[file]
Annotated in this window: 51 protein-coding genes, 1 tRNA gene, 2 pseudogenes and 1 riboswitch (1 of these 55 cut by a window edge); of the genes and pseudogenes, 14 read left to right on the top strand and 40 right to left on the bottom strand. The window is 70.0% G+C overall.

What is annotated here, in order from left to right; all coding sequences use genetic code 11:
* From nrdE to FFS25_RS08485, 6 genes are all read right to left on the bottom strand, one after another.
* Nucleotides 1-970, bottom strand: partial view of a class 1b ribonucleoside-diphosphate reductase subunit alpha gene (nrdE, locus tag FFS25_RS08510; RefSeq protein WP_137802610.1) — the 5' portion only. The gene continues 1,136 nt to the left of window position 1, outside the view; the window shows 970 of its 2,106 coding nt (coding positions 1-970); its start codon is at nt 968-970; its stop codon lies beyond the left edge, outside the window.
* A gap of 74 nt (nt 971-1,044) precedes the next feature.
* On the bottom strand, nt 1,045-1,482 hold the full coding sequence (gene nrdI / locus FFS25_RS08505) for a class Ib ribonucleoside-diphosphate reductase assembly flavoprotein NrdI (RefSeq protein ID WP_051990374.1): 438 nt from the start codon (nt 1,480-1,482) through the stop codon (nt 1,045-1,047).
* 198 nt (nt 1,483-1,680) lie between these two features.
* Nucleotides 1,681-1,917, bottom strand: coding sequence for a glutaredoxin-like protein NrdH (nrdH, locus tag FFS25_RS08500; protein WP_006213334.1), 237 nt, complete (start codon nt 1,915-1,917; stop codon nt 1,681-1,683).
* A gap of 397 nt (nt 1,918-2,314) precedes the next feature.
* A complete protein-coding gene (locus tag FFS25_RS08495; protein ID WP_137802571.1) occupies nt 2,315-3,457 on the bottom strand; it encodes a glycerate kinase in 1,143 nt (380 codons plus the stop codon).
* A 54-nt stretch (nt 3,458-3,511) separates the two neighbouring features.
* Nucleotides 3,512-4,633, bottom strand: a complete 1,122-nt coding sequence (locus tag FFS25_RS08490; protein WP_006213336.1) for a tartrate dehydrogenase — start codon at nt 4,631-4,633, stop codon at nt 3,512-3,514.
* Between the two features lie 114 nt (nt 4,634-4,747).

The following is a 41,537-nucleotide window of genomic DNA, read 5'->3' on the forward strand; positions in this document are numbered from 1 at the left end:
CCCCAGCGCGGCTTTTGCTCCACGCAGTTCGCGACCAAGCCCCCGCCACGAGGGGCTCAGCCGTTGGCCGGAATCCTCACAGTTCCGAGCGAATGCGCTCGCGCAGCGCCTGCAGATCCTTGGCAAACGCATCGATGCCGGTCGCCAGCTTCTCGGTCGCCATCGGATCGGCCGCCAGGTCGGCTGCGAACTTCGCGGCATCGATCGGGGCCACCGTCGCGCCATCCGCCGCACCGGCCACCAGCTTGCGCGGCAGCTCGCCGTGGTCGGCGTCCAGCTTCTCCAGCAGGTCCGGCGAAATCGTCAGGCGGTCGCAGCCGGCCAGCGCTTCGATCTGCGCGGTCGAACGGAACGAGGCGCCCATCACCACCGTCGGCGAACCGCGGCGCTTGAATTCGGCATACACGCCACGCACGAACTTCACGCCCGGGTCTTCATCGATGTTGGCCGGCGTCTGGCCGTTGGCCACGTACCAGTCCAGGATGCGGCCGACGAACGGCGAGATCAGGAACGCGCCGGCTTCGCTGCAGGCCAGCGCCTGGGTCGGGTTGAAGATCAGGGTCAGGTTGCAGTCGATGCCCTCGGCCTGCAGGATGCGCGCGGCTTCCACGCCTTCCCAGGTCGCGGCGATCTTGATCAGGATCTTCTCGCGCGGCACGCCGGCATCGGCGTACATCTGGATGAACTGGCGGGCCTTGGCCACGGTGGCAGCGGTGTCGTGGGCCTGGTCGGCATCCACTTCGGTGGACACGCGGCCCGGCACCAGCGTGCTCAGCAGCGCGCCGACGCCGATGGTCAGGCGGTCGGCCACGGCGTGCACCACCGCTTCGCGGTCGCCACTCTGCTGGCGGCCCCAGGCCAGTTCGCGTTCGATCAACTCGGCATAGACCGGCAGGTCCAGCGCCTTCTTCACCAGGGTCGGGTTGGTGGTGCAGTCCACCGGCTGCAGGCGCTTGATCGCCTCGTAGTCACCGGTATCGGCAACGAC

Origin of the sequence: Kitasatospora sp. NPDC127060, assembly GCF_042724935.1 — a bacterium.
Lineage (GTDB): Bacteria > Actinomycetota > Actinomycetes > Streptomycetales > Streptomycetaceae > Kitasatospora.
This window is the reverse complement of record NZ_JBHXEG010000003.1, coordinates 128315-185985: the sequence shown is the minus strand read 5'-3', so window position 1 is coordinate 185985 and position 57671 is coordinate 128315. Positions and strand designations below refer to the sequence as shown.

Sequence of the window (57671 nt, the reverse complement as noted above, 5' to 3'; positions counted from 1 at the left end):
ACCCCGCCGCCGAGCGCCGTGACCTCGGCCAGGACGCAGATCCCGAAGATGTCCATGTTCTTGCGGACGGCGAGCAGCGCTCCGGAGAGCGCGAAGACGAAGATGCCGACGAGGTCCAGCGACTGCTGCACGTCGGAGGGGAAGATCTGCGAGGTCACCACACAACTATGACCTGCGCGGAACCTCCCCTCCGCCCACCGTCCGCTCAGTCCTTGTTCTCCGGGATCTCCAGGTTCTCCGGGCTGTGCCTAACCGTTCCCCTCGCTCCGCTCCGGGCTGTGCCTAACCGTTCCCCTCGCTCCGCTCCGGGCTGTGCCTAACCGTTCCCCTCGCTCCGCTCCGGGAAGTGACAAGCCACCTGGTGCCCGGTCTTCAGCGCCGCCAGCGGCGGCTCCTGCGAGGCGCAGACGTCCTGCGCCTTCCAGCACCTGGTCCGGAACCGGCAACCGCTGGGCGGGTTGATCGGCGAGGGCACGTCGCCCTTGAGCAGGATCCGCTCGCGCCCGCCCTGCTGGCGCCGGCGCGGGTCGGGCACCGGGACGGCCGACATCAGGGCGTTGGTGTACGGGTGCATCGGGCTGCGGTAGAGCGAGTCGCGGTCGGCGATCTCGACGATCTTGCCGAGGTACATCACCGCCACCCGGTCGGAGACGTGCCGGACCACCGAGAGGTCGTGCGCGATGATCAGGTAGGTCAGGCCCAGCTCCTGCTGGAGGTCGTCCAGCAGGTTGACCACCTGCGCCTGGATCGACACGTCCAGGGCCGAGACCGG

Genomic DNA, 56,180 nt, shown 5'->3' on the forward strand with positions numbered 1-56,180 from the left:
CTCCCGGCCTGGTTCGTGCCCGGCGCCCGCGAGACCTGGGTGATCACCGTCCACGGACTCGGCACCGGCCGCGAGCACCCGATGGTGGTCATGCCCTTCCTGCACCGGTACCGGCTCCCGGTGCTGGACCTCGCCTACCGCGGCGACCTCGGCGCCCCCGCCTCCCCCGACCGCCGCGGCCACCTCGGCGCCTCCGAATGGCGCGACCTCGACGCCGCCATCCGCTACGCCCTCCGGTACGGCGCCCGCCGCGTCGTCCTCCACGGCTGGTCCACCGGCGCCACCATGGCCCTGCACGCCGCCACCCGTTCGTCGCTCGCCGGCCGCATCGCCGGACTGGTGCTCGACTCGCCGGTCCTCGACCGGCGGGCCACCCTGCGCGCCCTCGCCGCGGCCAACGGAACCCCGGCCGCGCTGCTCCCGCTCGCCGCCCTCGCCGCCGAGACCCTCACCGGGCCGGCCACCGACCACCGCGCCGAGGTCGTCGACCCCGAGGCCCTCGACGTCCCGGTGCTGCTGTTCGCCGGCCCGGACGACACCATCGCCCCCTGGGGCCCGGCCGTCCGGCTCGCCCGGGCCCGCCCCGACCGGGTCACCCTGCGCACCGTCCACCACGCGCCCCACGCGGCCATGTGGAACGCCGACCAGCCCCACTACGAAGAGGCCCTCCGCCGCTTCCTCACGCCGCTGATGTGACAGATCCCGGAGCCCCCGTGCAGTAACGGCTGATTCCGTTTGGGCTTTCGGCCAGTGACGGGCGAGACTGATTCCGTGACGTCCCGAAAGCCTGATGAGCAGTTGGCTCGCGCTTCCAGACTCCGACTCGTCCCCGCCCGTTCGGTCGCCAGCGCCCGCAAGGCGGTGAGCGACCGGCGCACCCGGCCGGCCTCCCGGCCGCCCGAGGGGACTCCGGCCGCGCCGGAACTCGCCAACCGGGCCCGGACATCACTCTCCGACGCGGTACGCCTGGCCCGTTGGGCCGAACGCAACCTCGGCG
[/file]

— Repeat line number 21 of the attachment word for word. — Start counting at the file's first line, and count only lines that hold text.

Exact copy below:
Genomic DNA, 56,180 nt, shown 5'->3' on the forward strand with positions numbered 1-56,180 from the left: